Thursday, June 16, 2011

Copyright 2011 The Irish Times
All Rights Reserved

The Irish Times

June 7, 2011 Tuesday

SPORT; Golf; Pg. 23

1156 words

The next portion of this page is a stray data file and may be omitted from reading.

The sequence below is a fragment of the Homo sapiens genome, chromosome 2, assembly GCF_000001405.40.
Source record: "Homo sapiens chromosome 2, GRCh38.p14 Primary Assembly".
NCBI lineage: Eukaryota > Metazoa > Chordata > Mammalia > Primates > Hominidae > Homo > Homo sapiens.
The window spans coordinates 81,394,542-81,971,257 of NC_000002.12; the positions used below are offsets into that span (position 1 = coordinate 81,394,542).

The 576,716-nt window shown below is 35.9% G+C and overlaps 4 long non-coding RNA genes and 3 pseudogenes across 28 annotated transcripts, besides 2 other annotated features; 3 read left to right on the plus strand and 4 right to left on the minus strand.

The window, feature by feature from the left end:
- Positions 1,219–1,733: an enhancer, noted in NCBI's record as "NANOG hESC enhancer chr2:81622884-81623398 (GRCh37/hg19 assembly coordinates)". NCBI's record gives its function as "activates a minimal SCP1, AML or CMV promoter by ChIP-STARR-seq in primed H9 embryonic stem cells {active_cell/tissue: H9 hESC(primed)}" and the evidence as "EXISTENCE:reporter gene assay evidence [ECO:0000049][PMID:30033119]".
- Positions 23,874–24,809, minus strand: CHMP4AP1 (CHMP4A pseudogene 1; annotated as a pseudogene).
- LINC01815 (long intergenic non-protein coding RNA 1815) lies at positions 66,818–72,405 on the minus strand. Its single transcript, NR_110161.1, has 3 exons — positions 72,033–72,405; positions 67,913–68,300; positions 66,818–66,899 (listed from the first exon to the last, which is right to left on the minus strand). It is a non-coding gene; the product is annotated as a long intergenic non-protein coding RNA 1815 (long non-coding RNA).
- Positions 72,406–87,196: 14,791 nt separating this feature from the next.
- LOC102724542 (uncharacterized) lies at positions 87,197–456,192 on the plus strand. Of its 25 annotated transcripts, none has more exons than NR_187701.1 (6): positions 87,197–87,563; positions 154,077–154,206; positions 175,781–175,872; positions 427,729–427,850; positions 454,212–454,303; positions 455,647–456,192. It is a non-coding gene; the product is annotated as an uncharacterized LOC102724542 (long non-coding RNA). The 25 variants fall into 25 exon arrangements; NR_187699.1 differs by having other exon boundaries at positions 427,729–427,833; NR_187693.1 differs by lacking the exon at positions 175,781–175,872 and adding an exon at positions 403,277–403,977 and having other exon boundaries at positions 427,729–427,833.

GOLF: MALACHY CLERKINmeets one-armed golfers for whom handicap is strictly a matter of shots against parBRENDAN SWAN pulls a six iron from his bag and lines up his approach to the 14th green at Co Meath Golf Club a few miles outside Trim. His ball is a few inches below his feet so the 14-handicapper bends his knees a little as he places the clubhead behind the ball with his right hand. From behind, he would look no different to any golfer faced with the same shot but come around and watch him head-on and the picture changes. He s holding the club in his right hand because he doesn t have a left one.The stump hanging from his left shoulder barely pokes out of the arm in his T-shirt, the result of an industrial accident at a conveyor belt in 1985 that took away his arm above the elbow.He settles over the ball and draws the club back slowly and deliberately, winding it up well beyond horizontal at the top of his swing. He brings it back down smoothly, letting the club to the work without a huge amount of obvious force and hitting perfectly through the ball. It pitches at the front of a slightly elevated green and trundles on to a stop six feet from the hole. Great shot, I say. Thanks, he smiles. Hey, Brendan, calls playing partner Michael O Grady, himself a one-armed golfer as a result of losing his hand below the elbow after being knocked down by a drunk driver. Do you hear me clapping? Welcome to the world of one-armed golf, which differs from the two-armed world only in respect of the jokes being filthier and the sense of what s important being far more grown-up. What did Osama Bin Laden say to his wives as the Americans landed at his compound? cracks O Grady at one point.Dunno, what? Which of you filled in the f**king census form? Both Swan and O Grady will play in next week s World Open One-Armed Championships at Co Meath, the 74th championships since the foundation of the Society of the One-Armed Golfers (SOAG) back in 1932.Swan won the tournament in 2001, just 12 years after taking up the game as a 24-handicapper and it s mainly because of his efforts the tournament will be held at his home club next week.For the 75th tournament next year, the championships will be hosted by St Andrews.Set up in Glasgow in 1932 to accommodate World War One amputees, the SOAG has grown to over 1,000 members, drawn mainly from here and Britain.Societies have been set up in the US and every two years a Ryder Cup-style tournament called the Fightmaster Cup is played between the two continents.Both Swan and O Grady have represented Europe in the past two, gaining revenge in Wales last year for the hammering Europe took in Kentucky in 2008.The membership has changed with the world down the decades from amputees after the two world wars to polio and thalidomide victims in the middle of the 20th century to survivors of machinery and motor accidents in later years. We re very lucky, says O Grady. Aren t we blessed to be doing this instead of lying in a bed having sloppy food fed to us through a tube? Swan was 20 when he lost his left arm. It was very quick, very sudden, he says. I knew my fate really from that moment on. Right from the instant it happened, the healing process started straight away. I had to come to terms with realising how serious it was and what the consequences were going to be. I remember very clearly waking up in the intensive care unit and feeling an itch in my elbow. I went to scratch it without thinking and when I put my hand there, there was no arm. That was how I realised it was gone. The month I spent in the rehabilitation centre in DĂșn Laoghaire opened my eyes to how lucky I was. This was about three weeks after I would have had the accident. I was there with guys who literally cannot do a thing for themselves. There I was with two legs, two eyes, two ears, a fully-functioning brain and one good arm. I think God gave us two of each so that if it came to pass that we had to lose one, we could still function and get by. You have no choice then. I just took it on the chin and got on with it. I knew I was going to have to work that little bit harder to do the things I was used to doing every day. Swan had been a hurler and a footballer beforehand but when he tried to go back playing a bit of ball, he found that other players were wary about tackling him. It didn t bother me at all but I could see selectors on the sideline cringing whenever lads would put the hand in on me. I think from an insurance point of view as well, the club were a bit iffy about me playing. But a life without sport would be no life at all. So he asked a friend who would later become a brother-in-law could he tag along to their Sunday morning golf game just to see what it was like. After six holes, he was all-in. He rang the GUI for advice and they sent him to his nearest pro, who was in Tara GC at the time.The pro tried him out with right-handed and left-handed clubs to see which would suit him better; he plumped for right-handed and away he went.Watching Swan and O Grady play, the right-handed/left-handed conundrum becomes very noticeable. It s actually more of a forehand/backhand deal.They both play with right-handed clubs but O Grady holds it in his left hand and so has to swing across his body, giving his swing a jerky action as he generates power with his hips and legs. Swan s swing is smoother-looking but must place huge pressure on his body because he takes the clubhead so far beyond horizontal. Oh, you name it, I ve sprained it, he says. Neck, shoulders, back, everything. He tried driving with left-handed club for a while and found nearly 30 extra yards off the tee. But it threw his shoulder completely out of kilter and eventually he had to go back.Neither of them tries to leather the maker s name off the ball and they re both enviably straight. Have to be, smiles Swan. If I go into the rough, I can t blast it out like a two-handed player can. Neither of them played before they lost their limb, taking up afterwards as both a goal to aim at and a social outlet. Swan got his handicap down to 10.5 when he became world champion, O Grady got as low as seven and is still in single figures. That they came to the game after their world changed is a small mercy but one they both see the fortune in. I ve spoken to people who played it before they had their accident, says O Grady. They tried to learn it all over again afterwards and I think they have great difficulties making comparisons with how they used to play. You can see them think, Jesus, if only I had two hands here, I could be so much better. I only have to live with what I can do, the same as Brendan. I m not fighting against the memory of what I used to be able to do. No, like the rest of us, their fights are with the frustrations of a ball and a club, a big old field and 18 small holes. Those never change no matter how many hands you can call upon.